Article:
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Posts tagged ‘shamans’

I’ve seen ghosts from both sides now

When I was a kid, I read every psychic book I could get my hands on. Some were secular, some were based on religions where mystics were still honored, and others were spiritual in a much different sense than what I saw at church. Somewhere I read that if a person read what I was reading, they’d open themselves up to ghosts and other spirits, precognitive dreams, and waking visions. Well, all that was true enough.

Early on, I noticed a big difference between real shamans, witches, psychics, and mystics and the way all of these folks were portrayed by the organized church all the way back to the inquisition and such purges as the Cathar Crusade (1209-1229). The church saw these folks as heretics and, strangely, as devil worshippers, even though Satan was, more or less, a Jewish/Christian concept and had nothing to do with the spiritual people in the church’s gunsights. Yet, it served the church’s needs to paint everyone who was different as evil incarnate, a point of view that got picked up by Hollywood’s occult movie producers and writers. I’m always on the warpath when it comes to books and movies that turn ghosts, mystics, shamans, and witches into whatever untrue nastiness the writer or producer can imagine and then proceed to kill them in order to save humanity.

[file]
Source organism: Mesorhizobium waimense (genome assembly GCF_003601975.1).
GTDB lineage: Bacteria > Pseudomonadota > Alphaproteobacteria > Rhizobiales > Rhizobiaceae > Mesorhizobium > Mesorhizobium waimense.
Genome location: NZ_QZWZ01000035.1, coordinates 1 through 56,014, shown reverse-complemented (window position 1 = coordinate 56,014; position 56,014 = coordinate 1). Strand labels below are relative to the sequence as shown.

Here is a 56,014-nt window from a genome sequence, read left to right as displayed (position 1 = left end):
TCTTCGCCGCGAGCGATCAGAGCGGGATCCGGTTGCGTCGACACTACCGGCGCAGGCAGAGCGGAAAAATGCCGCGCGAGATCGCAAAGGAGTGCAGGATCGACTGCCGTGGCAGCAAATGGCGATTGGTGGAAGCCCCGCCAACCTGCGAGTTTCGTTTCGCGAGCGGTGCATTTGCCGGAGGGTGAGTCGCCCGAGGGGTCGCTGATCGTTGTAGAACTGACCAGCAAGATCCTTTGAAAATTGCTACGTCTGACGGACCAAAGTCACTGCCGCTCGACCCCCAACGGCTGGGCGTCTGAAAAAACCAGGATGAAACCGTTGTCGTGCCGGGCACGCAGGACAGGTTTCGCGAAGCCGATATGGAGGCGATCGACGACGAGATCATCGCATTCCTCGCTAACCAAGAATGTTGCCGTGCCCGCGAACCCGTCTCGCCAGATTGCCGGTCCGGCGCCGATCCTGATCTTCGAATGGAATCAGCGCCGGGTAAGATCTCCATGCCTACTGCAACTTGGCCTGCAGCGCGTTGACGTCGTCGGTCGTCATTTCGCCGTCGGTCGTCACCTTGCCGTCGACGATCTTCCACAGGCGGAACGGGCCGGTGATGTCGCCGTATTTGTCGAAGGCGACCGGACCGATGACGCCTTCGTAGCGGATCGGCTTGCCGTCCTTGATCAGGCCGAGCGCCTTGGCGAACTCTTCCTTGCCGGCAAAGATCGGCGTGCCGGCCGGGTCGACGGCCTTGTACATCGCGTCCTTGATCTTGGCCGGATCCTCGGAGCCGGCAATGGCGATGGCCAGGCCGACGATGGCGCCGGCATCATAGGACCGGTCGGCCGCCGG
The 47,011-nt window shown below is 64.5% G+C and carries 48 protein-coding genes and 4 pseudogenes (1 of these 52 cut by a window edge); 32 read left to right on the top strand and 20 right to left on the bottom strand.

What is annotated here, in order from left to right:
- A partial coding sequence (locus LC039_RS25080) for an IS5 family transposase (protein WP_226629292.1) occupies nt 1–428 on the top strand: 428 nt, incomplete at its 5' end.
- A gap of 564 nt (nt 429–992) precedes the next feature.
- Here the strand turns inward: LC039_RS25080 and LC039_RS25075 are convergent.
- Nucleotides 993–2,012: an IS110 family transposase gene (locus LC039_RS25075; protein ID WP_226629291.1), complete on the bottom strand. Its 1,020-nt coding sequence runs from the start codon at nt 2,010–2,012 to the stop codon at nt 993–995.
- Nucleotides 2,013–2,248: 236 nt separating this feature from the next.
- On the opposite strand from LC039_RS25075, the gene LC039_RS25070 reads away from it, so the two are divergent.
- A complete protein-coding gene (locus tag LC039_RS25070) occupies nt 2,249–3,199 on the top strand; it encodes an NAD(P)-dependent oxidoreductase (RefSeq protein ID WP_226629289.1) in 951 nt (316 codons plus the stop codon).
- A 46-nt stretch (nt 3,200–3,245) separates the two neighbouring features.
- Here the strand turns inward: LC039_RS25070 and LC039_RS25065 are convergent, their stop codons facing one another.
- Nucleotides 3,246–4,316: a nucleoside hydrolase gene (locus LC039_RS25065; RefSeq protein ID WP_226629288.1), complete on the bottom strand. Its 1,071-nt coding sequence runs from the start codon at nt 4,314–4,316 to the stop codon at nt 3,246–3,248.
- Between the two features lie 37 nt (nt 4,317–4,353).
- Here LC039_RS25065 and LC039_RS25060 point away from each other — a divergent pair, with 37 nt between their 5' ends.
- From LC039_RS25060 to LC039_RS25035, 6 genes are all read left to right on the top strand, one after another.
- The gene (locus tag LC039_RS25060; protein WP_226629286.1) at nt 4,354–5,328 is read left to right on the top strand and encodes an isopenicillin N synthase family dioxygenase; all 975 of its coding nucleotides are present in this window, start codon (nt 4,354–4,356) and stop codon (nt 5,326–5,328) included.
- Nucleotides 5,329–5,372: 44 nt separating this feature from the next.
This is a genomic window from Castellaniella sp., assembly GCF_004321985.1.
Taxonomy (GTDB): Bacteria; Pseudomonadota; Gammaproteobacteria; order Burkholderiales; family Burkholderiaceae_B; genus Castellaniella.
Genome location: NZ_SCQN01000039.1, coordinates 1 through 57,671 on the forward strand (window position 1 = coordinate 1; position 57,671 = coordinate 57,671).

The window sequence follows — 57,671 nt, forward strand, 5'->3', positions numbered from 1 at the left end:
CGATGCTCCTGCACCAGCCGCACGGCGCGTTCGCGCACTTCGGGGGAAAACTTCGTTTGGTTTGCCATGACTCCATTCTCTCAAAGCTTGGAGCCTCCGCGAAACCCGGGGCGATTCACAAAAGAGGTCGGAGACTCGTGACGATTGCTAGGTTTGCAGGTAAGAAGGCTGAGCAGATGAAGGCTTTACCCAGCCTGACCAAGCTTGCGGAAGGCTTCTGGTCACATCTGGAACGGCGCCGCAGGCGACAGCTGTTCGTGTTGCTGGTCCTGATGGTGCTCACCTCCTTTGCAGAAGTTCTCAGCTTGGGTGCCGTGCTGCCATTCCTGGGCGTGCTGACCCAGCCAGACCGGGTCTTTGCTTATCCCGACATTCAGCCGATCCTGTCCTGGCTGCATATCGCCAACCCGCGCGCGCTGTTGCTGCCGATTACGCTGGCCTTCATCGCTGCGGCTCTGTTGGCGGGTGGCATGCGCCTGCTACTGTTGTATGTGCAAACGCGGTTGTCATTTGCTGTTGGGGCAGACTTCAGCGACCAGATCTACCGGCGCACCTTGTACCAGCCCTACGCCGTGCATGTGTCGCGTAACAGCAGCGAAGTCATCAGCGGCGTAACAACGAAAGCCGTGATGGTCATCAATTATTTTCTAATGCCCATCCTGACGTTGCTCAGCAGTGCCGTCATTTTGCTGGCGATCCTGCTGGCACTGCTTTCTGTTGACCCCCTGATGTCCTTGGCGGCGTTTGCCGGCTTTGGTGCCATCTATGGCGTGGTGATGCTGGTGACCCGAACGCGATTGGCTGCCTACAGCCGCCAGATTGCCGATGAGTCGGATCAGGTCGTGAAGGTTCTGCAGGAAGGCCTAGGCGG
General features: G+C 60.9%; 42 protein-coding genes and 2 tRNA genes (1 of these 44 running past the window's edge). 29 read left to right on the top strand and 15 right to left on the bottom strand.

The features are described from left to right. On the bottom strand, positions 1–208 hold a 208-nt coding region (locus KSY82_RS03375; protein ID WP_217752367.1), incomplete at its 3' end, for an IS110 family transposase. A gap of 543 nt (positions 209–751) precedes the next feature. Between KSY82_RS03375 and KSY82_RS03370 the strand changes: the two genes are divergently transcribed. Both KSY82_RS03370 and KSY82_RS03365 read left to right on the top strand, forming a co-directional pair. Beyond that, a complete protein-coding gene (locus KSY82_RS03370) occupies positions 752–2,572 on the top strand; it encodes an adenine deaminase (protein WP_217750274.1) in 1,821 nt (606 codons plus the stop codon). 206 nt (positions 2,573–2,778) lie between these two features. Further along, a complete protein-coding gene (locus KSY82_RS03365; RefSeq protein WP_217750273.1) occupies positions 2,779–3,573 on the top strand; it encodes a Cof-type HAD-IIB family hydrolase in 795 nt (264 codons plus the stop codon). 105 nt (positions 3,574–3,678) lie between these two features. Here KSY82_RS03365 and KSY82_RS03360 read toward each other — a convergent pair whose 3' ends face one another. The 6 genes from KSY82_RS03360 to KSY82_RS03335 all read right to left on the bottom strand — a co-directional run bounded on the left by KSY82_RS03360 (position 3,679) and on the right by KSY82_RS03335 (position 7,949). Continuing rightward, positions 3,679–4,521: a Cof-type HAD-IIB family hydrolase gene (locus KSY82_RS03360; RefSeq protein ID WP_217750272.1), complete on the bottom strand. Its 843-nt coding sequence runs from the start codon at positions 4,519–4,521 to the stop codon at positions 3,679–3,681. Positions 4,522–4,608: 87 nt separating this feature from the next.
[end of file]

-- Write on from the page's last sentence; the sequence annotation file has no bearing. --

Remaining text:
In “real life,” it’s still somewhat dangerous to speak out against these lies. Yes, every once in a while, somebody will say so and so is a witch and then look at me awaiting a wink and a nod of agreement. My response is, “So what?” This throws people for a loop, but they usually will tell me that so and so and so worships the devil. “She doesn’t believe in the devil,” I say. “Well, maybe not,” they respond. Okay, that conversation never goes anywhere good and it tends to get me shunned by a lot of people who think maybe I need to be watched carefully.

Fortunately, most people who read ghost stories–or even that phony occult crap–don’t think the authors are practitioners. And, we’re not. I’m not a conjurer, witch, or shaman. I don’t have an altar in my house covered with herbs, candles, pictures, and other arcane supplies. That’s all in my imagination. What I believe an author should do is tell the stories truly. That is, we can tell stories that fit what actual conjurers, witches, and shamans say and do rather than giving them the powers of, say, Voldemort out of the Harry Potter series along a boatload of evil motives.